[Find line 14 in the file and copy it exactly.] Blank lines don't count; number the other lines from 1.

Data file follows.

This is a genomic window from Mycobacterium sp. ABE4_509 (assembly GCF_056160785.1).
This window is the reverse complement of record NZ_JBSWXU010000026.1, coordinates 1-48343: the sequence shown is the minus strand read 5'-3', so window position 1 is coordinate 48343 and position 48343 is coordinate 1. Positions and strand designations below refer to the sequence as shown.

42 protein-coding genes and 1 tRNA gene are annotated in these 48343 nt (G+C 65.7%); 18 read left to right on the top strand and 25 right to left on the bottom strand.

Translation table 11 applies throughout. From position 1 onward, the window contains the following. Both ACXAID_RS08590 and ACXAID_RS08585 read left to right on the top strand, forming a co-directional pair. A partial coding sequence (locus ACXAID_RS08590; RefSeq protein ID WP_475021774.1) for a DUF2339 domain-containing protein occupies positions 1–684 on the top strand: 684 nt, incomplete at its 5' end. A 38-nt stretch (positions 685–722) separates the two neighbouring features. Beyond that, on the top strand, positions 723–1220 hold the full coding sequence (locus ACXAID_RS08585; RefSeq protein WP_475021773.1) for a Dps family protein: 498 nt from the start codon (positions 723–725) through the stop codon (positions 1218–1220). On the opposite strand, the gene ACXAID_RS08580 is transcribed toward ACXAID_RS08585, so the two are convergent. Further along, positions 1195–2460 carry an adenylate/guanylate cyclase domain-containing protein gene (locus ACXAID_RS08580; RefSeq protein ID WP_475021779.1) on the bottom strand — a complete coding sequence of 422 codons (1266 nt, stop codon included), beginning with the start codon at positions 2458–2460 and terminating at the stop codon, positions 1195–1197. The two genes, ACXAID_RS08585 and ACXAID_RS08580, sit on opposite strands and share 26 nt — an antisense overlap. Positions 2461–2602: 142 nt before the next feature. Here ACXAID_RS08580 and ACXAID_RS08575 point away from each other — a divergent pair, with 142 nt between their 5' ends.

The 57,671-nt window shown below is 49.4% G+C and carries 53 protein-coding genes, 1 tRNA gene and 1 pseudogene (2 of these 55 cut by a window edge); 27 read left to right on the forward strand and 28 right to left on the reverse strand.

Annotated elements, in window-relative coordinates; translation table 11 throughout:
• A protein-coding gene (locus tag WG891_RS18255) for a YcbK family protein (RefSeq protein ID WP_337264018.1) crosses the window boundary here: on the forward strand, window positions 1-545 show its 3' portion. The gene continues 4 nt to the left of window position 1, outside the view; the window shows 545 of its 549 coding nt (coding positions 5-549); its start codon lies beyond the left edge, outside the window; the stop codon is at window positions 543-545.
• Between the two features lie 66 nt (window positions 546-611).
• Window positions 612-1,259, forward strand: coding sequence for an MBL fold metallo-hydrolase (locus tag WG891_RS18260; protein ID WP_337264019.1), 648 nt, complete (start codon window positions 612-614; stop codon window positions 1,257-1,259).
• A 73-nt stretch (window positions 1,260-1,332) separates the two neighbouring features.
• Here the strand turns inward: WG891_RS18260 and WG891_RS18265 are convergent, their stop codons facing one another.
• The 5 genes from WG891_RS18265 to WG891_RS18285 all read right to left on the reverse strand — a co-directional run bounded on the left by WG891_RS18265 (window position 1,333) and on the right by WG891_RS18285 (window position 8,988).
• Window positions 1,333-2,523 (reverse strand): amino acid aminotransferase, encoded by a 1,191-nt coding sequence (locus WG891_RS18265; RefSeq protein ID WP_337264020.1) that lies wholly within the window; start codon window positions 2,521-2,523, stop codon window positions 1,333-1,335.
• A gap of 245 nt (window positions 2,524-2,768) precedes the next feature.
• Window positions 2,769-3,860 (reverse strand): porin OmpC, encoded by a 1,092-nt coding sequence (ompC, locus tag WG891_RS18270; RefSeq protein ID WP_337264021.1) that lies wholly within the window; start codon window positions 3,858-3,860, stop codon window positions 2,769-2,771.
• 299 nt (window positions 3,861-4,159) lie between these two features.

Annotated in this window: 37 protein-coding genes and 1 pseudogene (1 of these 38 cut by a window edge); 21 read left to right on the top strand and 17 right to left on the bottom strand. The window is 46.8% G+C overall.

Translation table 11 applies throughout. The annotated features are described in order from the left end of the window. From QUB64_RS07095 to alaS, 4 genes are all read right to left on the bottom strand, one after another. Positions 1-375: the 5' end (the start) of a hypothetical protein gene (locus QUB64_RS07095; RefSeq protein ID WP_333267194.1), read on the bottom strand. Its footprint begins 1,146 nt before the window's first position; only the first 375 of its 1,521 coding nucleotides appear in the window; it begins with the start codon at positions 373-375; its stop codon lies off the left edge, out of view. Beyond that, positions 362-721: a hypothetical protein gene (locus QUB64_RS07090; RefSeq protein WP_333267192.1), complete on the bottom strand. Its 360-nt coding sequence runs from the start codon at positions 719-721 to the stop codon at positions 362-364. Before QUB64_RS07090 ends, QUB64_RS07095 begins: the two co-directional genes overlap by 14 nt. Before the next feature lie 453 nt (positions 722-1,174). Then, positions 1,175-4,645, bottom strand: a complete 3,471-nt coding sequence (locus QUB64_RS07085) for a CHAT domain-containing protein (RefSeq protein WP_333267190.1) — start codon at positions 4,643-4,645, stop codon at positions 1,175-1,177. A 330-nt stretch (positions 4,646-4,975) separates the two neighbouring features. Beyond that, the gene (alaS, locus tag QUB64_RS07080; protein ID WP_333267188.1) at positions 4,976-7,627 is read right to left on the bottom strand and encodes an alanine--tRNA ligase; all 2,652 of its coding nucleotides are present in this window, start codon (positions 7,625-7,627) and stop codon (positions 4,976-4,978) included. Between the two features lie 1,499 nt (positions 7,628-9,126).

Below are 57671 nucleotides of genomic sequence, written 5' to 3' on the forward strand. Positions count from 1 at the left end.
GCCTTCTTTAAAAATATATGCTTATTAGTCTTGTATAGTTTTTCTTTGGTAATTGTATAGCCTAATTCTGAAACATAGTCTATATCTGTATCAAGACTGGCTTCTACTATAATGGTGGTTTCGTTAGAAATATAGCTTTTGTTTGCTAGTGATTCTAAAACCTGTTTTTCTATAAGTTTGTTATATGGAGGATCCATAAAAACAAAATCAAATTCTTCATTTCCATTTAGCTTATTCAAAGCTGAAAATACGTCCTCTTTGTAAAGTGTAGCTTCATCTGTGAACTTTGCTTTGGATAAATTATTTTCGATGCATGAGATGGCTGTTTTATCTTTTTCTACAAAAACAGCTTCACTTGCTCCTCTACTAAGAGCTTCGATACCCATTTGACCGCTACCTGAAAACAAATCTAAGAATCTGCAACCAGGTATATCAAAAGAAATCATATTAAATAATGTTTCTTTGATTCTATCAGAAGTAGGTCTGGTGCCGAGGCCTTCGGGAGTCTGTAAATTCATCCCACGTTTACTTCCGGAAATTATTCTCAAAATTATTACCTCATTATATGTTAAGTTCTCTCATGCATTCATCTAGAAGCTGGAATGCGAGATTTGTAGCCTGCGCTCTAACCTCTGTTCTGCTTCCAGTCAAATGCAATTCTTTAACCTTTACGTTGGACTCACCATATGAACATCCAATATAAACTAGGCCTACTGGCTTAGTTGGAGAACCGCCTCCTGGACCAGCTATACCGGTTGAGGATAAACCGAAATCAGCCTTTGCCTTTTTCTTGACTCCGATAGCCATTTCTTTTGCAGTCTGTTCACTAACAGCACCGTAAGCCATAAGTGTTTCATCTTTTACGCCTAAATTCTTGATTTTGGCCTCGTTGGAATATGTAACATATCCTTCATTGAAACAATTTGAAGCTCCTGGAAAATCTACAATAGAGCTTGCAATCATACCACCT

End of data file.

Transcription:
• A gap of 245 nt (window positions 2,524-2,768) precedes the next feature.